Now since we can have only one OTS node per ESXi host and also since the OTS system disk is running on ESXi local datastore so in this case both the OTS nodes will be tied to their respective ESXi host. Even DRS cannot move these OTS nodes which are in OTS cluster as they are not deployed on shared datastore.

 

As you might be knowing that whenever we create OTS cluster we also have something called as RAID sync mirror. So for example if I am using a Hardware RAID instead of software RAID for OTS deployment , in that case RAID operations will be managed by underlying physical Hosts. Also if I am using 10 disks (3TB each) on one Physical Server and 10 on other server than the total space which I should get would be 3x10 = 30 TB for each Server. Now lets assume I have configured RAID 5 using physical RAID controller than the usable space would be roughly 20 TB each Server. 

 

Out of this 20 TB + 20 TB on both the server , after RAID sync mirror , it will cut down to 40 TB / 2 = 20 TB usable. Now again there would be some overhead of Netapp file system (WAFL) after creating the aggregates , lets assume - 10 %, so again the effective usable space which I would get will limit to 18 TB for entire two node OTS Cluster (excluding ESXi OS and OTS system disk , as that would be running on M2 NVME boot disks in seperate RAID 1 boot volume).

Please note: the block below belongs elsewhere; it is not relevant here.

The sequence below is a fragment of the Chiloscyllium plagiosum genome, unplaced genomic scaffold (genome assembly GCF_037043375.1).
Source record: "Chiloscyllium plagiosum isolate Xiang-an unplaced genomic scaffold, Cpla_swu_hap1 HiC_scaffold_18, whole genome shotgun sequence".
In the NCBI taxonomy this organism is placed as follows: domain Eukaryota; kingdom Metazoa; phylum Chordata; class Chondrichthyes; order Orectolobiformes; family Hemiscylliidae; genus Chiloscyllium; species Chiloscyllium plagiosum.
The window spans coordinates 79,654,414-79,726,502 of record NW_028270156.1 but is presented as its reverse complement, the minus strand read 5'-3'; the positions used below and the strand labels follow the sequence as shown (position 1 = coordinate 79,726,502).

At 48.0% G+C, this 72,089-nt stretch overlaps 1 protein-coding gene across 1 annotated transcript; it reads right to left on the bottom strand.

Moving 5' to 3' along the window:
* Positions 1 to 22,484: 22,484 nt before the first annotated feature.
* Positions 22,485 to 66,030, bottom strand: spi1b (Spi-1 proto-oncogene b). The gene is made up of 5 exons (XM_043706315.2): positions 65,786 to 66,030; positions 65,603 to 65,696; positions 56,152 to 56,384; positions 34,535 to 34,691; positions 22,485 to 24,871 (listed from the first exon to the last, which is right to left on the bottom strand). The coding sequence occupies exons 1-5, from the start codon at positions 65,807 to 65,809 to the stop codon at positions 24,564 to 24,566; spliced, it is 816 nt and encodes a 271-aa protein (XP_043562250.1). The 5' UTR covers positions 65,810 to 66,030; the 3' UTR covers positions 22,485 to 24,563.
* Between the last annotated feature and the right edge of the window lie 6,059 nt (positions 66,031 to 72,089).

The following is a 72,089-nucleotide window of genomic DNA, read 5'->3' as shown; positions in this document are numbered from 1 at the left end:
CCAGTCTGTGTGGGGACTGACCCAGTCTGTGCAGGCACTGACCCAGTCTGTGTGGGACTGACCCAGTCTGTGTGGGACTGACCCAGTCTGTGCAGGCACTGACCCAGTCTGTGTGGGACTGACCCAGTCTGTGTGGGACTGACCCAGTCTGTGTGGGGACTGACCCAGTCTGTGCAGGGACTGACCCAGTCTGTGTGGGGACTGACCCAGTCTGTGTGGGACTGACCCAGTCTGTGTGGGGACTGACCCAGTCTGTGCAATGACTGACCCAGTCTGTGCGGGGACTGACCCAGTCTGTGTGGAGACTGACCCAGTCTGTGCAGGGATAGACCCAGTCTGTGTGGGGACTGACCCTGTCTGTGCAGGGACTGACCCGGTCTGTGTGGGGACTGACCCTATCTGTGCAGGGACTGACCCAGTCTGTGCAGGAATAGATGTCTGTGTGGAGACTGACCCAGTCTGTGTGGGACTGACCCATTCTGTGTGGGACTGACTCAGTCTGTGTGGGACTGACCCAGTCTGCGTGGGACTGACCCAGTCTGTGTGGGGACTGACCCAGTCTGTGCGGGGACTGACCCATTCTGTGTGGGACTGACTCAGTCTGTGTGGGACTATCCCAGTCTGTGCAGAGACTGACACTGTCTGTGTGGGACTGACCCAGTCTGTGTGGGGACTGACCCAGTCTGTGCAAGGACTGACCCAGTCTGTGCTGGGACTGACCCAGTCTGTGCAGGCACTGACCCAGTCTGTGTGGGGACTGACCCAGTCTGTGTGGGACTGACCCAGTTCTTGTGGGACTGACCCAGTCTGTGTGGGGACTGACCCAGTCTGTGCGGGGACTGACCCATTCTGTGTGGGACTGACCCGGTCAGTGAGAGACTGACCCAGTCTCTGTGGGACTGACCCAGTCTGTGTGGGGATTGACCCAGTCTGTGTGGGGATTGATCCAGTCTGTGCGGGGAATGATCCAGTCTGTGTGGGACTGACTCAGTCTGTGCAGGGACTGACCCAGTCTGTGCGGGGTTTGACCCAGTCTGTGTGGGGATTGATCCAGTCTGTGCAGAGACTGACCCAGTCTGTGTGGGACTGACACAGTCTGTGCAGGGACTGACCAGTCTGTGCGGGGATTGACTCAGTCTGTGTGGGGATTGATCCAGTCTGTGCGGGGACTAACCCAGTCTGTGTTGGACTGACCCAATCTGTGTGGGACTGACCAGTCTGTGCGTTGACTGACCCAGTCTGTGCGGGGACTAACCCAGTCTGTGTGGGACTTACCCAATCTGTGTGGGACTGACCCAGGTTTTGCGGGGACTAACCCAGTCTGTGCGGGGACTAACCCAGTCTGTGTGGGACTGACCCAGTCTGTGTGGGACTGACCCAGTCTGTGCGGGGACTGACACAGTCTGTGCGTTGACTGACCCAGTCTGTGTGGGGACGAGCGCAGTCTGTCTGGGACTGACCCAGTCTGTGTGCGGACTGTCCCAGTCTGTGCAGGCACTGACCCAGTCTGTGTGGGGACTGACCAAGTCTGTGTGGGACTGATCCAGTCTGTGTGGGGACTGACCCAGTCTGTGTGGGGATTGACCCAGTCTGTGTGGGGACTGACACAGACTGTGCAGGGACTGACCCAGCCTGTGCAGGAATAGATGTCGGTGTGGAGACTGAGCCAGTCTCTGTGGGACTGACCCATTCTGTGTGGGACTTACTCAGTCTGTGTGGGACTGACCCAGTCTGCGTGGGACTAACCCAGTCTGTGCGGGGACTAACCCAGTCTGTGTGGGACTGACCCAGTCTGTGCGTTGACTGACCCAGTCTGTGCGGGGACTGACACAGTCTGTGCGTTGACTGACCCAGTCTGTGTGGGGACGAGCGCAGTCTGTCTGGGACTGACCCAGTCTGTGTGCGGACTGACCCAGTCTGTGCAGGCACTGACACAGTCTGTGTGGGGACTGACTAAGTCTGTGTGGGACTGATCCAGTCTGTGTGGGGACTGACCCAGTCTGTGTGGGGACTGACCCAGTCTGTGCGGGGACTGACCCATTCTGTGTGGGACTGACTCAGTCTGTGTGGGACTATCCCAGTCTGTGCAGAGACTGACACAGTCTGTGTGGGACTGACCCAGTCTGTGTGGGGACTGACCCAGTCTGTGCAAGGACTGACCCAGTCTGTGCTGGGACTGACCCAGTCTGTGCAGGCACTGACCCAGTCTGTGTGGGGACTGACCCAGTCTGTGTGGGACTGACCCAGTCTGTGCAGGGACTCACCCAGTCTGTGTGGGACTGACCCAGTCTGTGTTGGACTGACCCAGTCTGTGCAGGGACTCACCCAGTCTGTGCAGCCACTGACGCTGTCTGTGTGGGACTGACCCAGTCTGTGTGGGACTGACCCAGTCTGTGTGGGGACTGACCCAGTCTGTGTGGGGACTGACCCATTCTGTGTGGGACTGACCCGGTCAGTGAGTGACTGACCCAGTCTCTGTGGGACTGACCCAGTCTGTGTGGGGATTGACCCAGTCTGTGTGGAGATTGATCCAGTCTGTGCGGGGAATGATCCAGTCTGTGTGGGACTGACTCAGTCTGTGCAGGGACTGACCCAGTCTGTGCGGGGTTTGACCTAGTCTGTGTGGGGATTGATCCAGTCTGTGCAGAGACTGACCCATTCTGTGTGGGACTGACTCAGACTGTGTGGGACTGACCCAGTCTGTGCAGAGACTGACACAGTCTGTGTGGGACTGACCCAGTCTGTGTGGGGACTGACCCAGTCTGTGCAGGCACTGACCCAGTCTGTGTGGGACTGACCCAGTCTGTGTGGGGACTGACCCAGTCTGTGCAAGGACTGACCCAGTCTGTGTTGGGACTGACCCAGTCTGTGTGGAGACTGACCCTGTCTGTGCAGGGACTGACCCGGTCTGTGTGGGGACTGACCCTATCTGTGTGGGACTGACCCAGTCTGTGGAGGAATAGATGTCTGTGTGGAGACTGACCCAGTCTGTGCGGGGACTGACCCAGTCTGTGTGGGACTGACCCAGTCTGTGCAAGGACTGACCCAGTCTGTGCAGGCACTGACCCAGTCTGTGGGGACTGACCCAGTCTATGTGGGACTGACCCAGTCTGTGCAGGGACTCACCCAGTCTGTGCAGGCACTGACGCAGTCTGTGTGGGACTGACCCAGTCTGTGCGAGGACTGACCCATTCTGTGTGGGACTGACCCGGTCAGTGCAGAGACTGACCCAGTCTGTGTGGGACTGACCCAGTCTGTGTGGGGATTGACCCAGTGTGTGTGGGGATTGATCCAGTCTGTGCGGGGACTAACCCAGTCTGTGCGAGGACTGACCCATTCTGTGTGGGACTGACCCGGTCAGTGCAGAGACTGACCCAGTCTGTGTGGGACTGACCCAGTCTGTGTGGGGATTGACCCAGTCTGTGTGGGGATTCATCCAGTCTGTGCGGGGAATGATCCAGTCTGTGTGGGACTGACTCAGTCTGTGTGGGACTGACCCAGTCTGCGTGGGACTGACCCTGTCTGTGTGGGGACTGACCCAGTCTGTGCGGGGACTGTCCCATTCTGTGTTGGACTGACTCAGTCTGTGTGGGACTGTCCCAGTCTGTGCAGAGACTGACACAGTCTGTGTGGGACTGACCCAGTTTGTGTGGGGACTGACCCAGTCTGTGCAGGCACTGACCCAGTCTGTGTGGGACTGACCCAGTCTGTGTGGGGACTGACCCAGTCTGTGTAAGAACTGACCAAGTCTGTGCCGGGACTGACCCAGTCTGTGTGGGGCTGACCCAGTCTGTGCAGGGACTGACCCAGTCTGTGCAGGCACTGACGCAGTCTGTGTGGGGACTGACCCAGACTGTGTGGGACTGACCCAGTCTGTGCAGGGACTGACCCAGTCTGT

Now if I go ahead and carve out  the NFS share volume and share it across these two ESXi Hosts  and create the two node ESXi cluster after creating the OTS cluster, How will the ESXi cluster HA will work, assuming that the OTS cluster is running in Active / Passive mode ?

 

elementx
3,469 Views

If you run a single OTS node (non-HA as far as ONTAP is concerned), then it cannot rely on VMware HA if it uses DAS (local) storage, but if it uses external storage (one of those posted in the IMT screenshot above) then it can be restarted (so, storage crash- or reboot-like experience for unplanned downtime).

 

If ONTAP HA is required, then data is mirrored across network to the partner as explained in the OTS docs (second quote below). The HA partner can be located remotely (I haven't pasted that link here, but you can find that in MetroCluster SDS section).

 

Yes, the native HA approach leaves you with > 50% of usable (approximately 50% of "visible to OTS" if h/w RAID is used on DAS/External Storage, and less than 50% of visible if ONTAP RAID is used, which would be done if you have JBOD storage, for example). The overhead is high compared to AFF appliances, but on the other hand one can use commodity storage parts.